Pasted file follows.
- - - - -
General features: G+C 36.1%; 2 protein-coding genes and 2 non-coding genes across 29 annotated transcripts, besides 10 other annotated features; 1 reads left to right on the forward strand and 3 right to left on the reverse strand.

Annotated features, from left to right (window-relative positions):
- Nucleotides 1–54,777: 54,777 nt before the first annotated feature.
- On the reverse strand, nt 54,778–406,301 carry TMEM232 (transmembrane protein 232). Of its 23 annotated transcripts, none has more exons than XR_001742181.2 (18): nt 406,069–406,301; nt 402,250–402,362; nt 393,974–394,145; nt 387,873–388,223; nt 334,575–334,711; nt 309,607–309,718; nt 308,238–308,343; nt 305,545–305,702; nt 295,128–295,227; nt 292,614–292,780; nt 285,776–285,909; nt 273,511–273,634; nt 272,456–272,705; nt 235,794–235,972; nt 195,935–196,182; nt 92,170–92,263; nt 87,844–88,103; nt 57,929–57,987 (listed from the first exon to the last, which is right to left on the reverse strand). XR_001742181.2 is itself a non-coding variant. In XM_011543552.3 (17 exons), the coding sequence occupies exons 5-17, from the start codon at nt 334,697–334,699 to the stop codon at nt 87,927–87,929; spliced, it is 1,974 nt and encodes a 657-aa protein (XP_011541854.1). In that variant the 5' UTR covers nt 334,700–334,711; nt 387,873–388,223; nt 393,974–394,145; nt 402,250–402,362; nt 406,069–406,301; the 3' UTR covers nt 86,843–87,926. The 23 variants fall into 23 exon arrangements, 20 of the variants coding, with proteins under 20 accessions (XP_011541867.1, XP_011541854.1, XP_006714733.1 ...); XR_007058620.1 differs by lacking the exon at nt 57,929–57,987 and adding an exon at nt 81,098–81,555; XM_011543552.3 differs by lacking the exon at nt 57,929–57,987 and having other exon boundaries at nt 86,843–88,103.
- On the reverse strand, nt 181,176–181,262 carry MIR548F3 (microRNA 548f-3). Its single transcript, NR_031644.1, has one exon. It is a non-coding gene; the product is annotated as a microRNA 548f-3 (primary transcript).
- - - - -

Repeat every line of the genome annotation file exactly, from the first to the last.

General features: G+C 36.1%; 2 protein-coding genes and 2 non-coding genes across 29 annotated transcripts, besides 10 other annotated features; 1 reads left to right on the forward strand and 3 right to left on the reverse strand.

Annotated features, from left to right (window-relative positions):
- Nucleotides 1–54,777: 54,777 nt before the first annotated feature.
- On the reverse strand, nt 54,778–406,301 carry TMEM232 (transmembrane protein 232). Of its 23 annotated transcripts, none has more exons than XR_001742181.2 (18): nt 406,069–406,301; nt 402,250–402,362; nt 393,974–394,145; nt 387,873–388,223; nt 334,575–334,711; nt 309,607–309,718; nt 308,238–308,343; nt 305,545–305,702; nt 295,128–295,227; nt 292,614–292,780; nt 285,776–285,909; nt 273,511–273,634; nt 272,456–272,705; nt 235,794–235,972; nt 195,935–196,182; nt 92,170–92,263; nt 87,844–88,103; nt 57,929–57,987 (listed from the first exon to the last, which is right to left on the reverse strand). XR_001742181.2 is itself a non-coding variant. In XM_011543552.3 (17 exons), the coding sequence occupies exons 5-17, from the start codon at nt 334,697–334,699 to the stop codon at nt 87,927–87,929; spliced, it is 1,974 nt and encodes a 657-aa protein (XP_011541854.1). In that variant the 5' UTR covers nt 334,700–334,711; nt 387,873–388,223; nt 393,974–394,145; nt 402,250–402,362; nt 406,069–406,301; the 3' UTR covers nt 86,843–87,926. The 23 variants fall into 23 exon arrangements, 20 of the variants coding, with proteins under 20 accessions (XP_011541867.1, XP_011541854.1, XP_006714733.1 ...); XR_007058620.1 differs by lacking the exon at nt 57,929–57,987 and adding an exon at nt 81,098–81,555; XM_011543552.3 differs by lacking the exon at nt 57,929–57,987 and having other exon boundaries at nt 86,843–88,103.
- On the reverse strand, nt 181,176–181,262 carry MIR548F3 (microRNA 548f-3). Its single transcript, NR_031644.1, has one exon. It is a non-coding gene; the product is annotated as a microRNA 548f-3 (primary transcript).